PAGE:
Dallas Woodhouse

Carolina Rising to the apex of political corruption

Doug Clark speaks to the problem:

If you or I give more than $50 to a candidate's campaign, our name, address and occupation must be reported and available for public scrutiny. The idea behind that level of accountability is that people should know who's trying to influence our government.

Yet it's no concern of anyone who gives $5 million — or $5 billion, for that matter — to one of these independent, nonpolitical organizations for exactly the same purpose of electing a candidate.

It's hard to believe people haven't taken to the streets to demand the identity of the wealthy ghost who wrote a check for almost $5 million to get Tillis elected, or that they aren't screaming at Tillis himself. People rant and rave about how politicians are bought and paid for, but they watch a television ad "paid for by Carolina Rising" and then go out and vote for the candidate this mystery group tells them to. Yes, our two-party system is partly to blame for that logical disconnect, but those voters should still be curious. And every time they see one of these ads, the curiosity should grow:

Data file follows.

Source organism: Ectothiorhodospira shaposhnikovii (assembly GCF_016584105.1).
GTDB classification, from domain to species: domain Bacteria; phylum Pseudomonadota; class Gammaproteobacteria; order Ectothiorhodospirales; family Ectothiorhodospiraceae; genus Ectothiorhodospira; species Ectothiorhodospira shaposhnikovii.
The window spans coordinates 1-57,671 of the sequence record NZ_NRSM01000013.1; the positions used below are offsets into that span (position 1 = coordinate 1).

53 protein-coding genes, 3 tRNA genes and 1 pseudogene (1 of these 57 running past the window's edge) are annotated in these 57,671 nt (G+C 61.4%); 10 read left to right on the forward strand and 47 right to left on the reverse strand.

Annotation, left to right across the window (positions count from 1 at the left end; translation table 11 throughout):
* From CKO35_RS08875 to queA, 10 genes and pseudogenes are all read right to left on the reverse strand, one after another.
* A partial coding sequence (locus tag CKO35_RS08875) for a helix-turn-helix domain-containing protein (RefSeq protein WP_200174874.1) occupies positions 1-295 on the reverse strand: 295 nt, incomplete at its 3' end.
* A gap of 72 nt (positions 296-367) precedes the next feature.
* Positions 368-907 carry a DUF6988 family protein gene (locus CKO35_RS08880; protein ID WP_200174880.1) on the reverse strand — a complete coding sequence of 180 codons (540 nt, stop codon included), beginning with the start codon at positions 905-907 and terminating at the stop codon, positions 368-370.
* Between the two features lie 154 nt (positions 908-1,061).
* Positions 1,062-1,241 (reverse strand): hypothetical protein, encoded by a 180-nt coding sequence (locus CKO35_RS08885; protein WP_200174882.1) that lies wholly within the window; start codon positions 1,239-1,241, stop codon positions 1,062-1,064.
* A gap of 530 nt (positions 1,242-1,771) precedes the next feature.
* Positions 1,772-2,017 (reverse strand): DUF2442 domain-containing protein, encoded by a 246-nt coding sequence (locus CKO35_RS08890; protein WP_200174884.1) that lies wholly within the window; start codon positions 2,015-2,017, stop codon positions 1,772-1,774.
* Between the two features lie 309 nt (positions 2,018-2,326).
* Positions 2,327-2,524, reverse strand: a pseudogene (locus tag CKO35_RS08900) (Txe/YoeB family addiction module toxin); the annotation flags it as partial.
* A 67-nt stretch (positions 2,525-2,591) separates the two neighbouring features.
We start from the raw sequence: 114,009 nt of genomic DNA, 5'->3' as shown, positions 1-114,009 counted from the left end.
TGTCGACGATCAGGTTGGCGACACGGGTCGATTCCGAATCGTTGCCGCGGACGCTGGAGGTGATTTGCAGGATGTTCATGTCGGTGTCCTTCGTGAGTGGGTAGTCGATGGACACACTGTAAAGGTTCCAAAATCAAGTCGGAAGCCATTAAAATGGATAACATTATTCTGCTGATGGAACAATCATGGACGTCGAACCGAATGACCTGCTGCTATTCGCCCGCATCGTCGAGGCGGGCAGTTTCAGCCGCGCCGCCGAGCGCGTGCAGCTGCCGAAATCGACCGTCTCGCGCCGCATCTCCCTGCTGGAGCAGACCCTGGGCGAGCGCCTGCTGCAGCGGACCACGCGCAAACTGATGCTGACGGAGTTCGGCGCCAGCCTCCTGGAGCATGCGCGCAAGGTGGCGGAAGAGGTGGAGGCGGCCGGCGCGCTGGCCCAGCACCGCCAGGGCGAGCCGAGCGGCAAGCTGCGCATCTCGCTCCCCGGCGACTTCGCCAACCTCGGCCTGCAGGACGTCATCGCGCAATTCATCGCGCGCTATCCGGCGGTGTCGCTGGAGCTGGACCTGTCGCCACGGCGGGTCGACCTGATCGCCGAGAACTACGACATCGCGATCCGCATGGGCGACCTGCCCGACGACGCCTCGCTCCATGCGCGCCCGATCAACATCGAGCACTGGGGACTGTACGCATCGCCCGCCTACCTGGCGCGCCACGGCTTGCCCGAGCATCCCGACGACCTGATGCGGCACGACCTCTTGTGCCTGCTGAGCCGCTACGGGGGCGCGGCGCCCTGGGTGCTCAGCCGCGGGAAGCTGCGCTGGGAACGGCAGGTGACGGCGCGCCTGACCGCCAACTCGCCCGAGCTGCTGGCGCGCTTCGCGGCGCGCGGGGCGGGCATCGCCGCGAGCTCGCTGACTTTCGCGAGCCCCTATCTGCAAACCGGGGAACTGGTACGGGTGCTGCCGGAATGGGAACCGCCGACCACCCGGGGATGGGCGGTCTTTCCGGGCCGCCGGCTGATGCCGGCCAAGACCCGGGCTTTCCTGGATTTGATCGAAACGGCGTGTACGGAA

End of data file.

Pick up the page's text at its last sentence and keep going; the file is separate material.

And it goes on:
Shameless Dallas Woodhouse using autism for political purposes

It's a special kind of jerk who would think this is a good idea:

House Speaker Thom Tillis often wears an Autism Speaks pin and supported legislation this year that would require insurers cover certain treatment for autism disorders. The measure got tied up in the Senate and didn't become law, but that's not stopping Carolina Rising from running two ads thanking Tillis for his support.

The North Carolina-based group is run by Dallas Woodhouse, the former state director of Americans for Prosperity. It is a tax-exempt nonprofit that is not required to disclose its donors. According to Carolina Rising it is spending $2 million on the TV ads.

The only thing "rising" is the bile in my throat. Again, a regulatory system that would allow this kind of dark money to be spent is no regulatory system at all.

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